It is extraordinary to me how fast this stuff takes hold. For another project, I was reading about how touch-tone phone technology was first developed in the fifties, and became commercially available in the mid-sixties ... but it wasn't until the eighties that more than half the country used touch-tone phones instead of rotary phones. (Note to younger readers: It used to be that people actually had to dial phones, not press buttons. Google it.)

    It took something like three decades for this technology to really take hold ... and look how fast mobile technology has moved from disruptive to mainstream.

    Published on: August 17, 2016

    The Dayton Daily News had an interview the other day with Rob Connelly, the president of Henny Penny, in which he discussed the company's conversion to employee ownership.

    "We think what makes a difference at Henny Penny is that we try to have people first," Connelly says. "I don’t want to imply that we are perfect or that we’re the only good company around — but we feel pride and feel special about the way we treat people and the benefits we enjoy by being privately held. We don’t feel that stockholder pressure many companies do. We care about the numbers, but we’re not doing what a lot of public companies have to do in the short term to show good numbers for a quarter. So your bias is different when you have a long view — you can really build value and relationships with suppliers, customers, the community. It’s better for business. Publicly held is a different game — not bad, just different. Rugby vs. soccer. But we feel fortunate to have this long-view, privately held culture."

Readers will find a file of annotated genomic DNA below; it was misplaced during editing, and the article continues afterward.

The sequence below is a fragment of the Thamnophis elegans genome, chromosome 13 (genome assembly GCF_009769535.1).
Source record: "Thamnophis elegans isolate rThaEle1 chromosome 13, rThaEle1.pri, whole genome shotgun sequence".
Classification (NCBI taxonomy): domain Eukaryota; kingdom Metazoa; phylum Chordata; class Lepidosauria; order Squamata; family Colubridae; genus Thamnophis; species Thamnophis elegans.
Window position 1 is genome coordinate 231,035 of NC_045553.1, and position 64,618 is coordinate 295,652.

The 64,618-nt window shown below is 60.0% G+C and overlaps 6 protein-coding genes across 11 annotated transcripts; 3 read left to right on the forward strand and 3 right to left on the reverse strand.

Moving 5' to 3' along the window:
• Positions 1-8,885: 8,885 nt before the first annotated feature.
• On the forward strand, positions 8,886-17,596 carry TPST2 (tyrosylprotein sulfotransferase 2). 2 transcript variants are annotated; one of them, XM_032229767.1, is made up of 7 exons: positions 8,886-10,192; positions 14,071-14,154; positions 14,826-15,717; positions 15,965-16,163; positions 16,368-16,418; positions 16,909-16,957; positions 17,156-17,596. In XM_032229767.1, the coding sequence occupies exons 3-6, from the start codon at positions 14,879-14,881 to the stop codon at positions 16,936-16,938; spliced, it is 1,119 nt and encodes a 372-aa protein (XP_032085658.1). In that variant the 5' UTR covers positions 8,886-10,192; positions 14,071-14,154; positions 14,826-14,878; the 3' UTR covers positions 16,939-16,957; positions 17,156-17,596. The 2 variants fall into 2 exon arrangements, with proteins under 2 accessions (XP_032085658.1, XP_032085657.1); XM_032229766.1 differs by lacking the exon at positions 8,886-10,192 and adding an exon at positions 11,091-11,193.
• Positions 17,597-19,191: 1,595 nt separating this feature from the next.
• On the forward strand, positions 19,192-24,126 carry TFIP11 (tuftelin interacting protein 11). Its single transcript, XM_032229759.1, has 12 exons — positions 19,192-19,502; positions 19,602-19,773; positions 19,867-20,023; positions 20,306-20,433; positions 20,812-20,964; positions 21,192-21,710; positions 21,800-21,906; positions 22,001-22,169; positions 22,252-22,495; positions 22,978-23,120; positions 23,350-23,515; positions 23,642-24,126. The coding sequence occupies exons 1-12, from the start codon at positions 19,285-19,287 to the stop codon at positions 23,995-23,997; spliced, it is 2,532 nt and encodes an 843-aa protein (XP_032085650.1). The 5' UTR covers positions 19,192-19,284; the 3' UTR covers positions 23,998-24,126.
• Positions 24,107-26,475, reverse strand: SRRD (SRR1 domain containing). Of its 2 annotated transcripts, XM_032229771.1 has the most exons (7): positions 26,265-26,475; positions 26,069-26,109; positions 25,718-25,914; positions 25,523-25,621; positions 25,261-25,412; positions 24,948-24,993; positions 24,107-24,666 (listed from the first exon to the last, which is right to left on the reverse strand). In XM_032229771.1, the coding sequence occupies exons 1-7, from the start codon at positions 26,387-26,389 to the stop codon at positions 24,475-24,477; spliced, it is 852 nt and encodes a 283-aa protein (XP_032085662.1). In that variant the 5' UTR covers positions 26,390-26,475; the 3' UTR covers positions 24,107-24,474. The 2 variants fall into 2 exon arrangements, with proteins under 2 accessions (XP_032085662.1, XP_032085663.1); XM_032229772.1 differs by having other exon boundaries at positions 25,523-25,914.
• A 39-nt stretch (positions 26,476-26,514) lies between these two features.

While the ESOP model won't work for everyone, I've always been a big fan because it institutionalizes something that I do think every company ought to do - build a culture in which, by investing in employees, these same employees will feel invested in the business. Too many companies have cultures in which top execs reap all the benefits, and are rewarded based on how low they can drive labor costs. Efficiency is prized over effectiveness. Values are less important than value. And while that may have short-term benefits, and I think the long-term repercussions are likely to be negative.

    And I love this other quote from Connelly:

    "Our culture ... is that we don’t hire jerks. There are plenty of cultures where they don’t care if you’re a jerk, as long as you deliver. We don’t believe that. We think it’s important that you play well with others. We value that, and we think we’re better for it, and we’ll keep it going. This is a very low-ego place. We know how to get things done, and how to do things for people."

    This is a very good piece, about a terrific company, and worth reading here.
    KC's View:

    Published on: August 17, 2016

    New York magazine reports that New York State has developed its own proprietary sourcing label that will allow fruits and vegetables from the state to be labeled as "New York State Grown & Certified."

    According to the story, "Farmers interested in participating will have their facilities inspected by health and agriculture officials, and anyone who meets the standards for food safety and enviro-sustainability will get to label fruits and vegetables with a special stamp."
    KC's View:
    I think this plays right into consumers' growing desire to know more about their food - what's in it, and where it has come from. Very smart.

    Published on: August 17, 2016

    The New York Times reports that "Wal-Mart’s $3.3 billion acquisition of can be expected to sail through antitrust review, eliciting barely a peep of objection from the federal government," and suggests that the deal "will probably end up being another example of an upstart internet company being swallowed up to preserve the stranglehold of a giant."

    The Times analysis says that "this happens because antitrust regulators are stuck in an outdated view of the world, while the internet giants are more attuned to their nascent competitive threats. The deal for is just the latest defensive internet acquisition of an emerging startup that will preserve the hegemony of a select few."

    The Times goes on to suggest that "Wal-Mart will now have a more dynamic management and brand to buttress its own internet sales operation, which trails Amazon by quite a distance. This will allow it to better compete against Amazon. The likely result is that competition in online retailing will eventually be a slugfest between Amazon and Wal-Mart, with everyone else thrown by the wayside."